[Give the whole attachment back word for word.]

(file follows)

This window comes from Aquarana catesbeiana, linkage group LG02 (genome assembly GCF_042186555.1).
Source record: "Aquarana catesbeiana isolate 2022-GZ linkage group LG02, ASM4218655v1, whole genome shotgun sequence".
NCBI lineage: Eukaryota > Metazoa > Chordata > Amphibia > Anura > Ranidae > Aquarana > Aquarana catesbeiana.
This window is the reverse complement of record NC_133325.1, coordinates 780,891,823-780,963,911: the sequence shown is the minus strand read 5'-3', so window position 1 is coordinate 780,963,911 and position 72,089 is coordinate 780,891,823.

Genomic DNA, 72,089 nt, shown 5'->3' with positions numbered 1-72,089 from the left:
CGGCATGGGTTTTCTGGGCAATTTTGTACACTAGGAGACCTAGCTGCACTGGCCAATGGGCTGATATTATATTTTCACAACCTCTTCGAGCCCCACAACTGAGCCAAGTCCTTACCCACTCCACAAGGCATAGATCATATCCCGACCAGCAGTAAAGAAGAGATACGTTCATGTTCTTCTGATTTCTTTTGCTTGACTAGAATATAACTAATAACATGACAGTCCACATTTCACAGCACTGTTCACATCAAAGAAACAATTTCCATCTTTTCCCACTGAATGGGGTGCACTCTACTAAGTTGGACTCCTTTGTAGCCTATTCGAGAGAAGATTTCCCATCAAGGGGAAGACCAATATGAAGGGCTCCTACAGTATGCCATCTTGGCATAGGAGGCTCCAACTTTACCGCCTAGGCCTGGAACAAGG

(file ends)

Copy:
This window comes from Aquarana catesbeiana, linkage group LG02 (genome assembly GCF_042186555.1).
Source record: "Aquarana catesbeiana isolate 2022-GZ linkage group LG02, ASM4218655v1, whole genome shotgun sequence".
NCBI lineage: Eukaryota > Metazoa > Chordata > Amphibia > Anura > Ranidae > Aquarana > Aquarana catesbeiana.
This window is the reverse complement of record NC_133325.1, coordinates 780,891,823-780,963,911: the sequence shown is the minus strand read 5'-3', so window position 1 is coordinate 780,963,911 and position 72,089 is coordinate 780,891,823.

Genomic DNA, 72,089 nt, shown 5'->3' with positions numbered 1-72,089 from the left:
CGGCATGGGTTTTCTGGGCAATTTTGTACACTAGGAGACCTAGCTGCACTGGCCAATGGGCTGATATTATATTTTCACAACCTCTTCGAGCCCCACAACTGAGCCAAGTCCTTACCCACTCCACAAGGCATAGATCATATCCCGACCAGCAGTAAAGAAGAGATACGTTCATGTTCTTCTGATTTCTTTTGCTTGACTAGAATATAACTAATAACATGACAGTCCACATTTCACAGCACTGTTCACATCAAAGAAACAATTTCCATCTTTTCCCACTGAATGGGGTGCACTCTACTAAGTTGGACTCCTTTGTAGCCTATTCGAGAGAAGATTTCCCATCAAGGGGAAGACCAATATGAAGGGCTCCTACAGTATGCCATCTTGGCATAGGAGGCTCCAACTTTACCGCCTAGGCCTGGAACAAGG